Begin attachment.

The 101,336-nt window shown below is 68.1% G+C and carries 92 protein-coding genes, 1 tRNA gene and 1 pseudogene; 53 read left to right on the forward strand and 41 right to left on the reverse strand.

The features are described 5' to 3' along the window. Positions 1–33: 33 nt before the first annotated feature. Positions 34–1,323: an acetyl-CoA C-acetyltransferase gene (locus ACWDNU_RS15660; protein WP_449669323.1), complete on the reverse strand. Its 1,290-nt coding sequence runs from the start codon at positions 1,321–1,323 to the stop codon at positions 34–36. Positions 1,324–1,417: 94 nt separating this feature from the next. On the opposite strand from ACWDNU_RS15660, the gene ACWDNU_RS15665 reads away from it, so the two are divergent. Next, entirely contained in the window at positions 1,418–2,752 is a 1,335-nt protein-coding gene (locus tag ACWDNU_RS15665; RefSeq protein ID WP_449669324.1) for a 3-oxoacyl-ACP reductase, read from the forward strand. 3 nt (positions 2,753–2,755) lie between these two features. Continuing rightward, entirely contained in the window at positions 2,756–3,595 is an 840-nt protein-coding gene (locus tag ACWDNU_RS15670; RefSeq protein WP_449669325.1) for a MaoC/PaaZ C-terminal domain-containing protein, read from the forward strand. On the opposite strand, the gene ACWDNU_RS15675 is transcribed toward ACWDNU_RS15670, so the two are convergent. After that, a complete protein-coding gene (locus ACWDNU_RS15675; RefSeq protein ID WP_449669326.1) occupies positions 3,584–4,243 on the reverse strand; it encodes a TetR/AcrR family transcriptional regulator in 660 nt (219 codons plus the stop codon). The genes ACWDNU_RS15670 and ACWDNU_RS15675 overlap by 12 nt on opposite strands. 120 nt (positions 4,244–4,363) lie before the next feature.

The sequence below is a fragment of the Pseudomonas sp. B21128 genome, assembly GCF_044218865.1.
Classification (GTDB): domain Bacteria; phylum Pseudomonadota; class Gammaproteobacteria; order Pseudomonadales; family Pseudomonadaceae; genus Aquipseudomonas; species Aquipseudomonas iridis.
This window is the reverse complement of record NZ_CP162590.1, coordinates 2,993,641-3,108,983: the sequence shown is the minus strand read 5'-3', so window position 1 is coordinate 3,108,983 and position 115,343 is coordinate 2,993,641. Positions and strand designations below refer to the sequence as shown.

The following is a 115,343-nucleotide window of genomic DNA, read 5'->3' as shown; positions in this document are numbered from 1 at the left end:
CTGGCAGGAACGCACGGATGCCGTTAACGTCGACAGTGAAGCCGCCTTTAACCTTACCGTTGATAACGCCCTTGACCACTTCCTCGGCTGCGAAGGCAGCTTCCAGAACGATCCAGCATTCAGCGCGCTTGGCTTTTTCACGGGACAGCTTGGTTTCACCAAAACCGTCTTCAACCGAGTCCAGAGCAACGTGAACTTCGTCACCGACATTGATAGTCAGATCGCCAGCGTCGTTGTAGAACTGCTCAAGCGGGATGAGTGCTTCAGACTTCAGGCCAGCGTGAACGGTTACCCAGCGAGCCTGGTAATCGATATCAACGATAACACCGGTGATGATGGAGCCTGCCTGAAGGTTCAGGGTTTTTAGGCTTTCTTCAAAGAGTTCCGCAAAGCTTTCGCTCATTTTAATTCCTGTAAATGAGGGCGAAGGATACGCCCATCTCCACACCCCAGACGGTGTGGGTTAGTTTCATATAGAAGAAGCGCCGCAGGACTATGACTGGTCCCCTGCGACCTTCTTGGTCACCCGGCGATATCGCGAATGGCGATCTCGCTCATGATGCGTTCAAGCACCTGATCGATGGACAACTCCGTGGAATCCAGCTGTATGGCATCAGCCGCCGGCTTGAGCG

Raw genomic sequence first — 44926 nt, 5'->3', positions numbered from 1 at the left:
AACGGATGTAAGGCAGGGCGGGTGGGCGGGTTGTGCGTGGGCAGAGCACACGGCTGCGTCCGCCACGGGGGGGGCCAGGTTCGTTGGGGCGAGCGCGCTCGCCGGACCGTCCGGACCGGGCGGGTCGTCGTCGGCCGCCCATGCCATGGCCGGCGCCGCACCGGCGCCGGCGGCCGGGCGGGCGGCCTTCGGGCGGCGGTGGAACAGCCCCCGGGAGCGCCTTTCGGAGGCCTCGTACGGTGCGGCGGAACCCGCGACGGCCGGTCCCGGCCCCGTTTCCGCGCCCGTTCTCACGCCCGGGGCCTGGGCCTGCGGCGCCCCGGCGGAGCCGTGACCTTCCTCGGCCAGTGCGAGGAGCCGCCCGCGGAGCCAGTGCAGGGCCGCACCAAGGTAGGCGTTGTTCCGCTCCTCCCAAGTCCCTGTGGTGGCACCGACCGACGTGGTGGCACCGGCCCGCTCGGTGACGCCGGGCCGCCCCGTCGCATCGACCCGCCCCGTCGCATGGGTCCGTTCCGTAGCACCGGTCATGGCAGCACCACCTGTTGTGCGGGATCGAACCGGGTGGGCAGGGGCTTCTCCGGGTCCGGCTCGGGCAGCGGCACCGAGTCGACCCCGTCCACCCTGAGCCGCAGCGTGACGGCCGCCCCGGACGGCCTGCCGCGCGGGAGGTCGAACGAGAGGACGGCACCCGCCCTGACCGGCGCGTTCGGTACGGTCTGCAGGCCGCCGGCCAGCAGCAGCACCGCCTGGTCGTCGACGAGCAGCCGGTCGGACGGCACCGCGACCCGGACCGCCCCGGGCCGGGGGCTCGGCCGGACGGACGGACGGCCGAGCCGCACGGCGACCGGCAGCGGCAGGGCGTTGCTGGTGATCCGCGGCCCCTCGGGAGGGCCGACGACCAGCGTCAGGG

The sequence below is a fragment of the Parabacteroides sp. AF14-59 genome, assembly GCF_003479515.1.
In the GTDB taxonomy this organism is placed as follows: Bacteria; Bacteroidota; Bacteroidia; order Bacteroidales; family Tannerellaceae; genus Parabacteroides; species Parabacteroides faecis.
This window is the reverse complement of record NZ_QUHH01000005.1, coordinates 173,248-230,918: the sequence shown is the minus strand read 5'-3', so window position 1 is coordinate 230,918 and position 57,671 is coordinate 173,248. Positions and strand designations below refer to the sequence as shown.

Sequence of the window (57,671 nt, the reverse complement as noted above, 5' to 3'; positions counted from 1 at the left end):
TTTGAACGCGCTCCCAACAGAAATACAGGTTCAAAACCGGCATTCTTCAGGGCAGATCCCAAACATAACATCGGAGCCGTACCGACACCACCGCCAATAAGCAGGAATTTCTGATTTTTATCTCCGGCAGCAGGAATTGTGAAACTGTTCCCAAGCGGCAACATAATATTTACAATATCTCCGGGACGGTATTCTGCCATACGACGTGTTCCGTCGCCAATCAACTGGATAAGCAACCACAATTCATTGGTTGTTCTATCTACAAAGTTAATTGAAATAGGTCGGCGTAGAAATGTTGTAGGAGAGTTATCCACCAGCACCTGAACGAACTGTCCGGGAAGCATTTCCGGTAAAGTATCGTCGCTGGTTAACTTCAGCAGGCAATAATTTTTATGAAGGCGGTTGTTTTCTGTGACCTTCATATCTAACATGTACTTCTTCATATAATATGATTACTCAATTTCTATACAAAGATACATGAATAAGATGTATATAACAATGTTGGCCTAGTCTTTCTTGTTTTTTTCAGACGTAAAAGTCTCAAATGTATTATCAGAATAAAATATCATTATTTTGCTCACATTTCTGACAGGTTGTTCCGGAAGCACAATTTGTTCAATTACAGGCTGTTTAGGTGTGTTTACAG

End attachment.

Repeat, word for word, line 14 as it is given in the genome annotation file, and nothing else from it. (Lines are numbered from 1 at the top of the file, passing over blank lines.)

TTTGAACGCGCTCCCAACAGAAATACAGGTTCAAAACCGGCATTCTTCAGGGCAGATCCCAAACATAACATCGGAGCCGTACCGACACCACCGCCAATAAGCAGGAATTTCTGATTTTTATCTCCGGCAGCAGGAATTGTGAAACTGTTCCCAAGCGGCAACATAATATTTACAATATCTCCGGGACGGTATTCTGCCATACGACGTGTTCCGTCGCCAATCAACTGGATAAGCAACCACAATTCATTGGTTGTTCTATCTACAAAGTTAATTGAAATAGGTCGGCGTAGAAATGTTGTAGGAGAGTTATCCACCAGCACCTGAACGAACTGTCCGGGAAGCATTTCCGGTAAAGTATCGTCGCTGGTTAACTTCAGCAGGCAATAATTTTTATGAAGGCGGTTGTTTTCTGTGACCTTCATATCTAACATGTACTTCTTCATATAATATGATTACTCAATTTCTATACAAAGATACATGAATAAGATGTATATAACAATGTTGGCCTAGTCTTTCTTGTTTTTTTCAGACGTAAAAGTCTCAAATGTATTATCAGAATAAAATATCATTATTTTGCTCACATTTCTGACAGGTTGTTCCGGAAGCACAATTTGTTCAATTACAGGCTGTTTAGGTGTGTTTACAG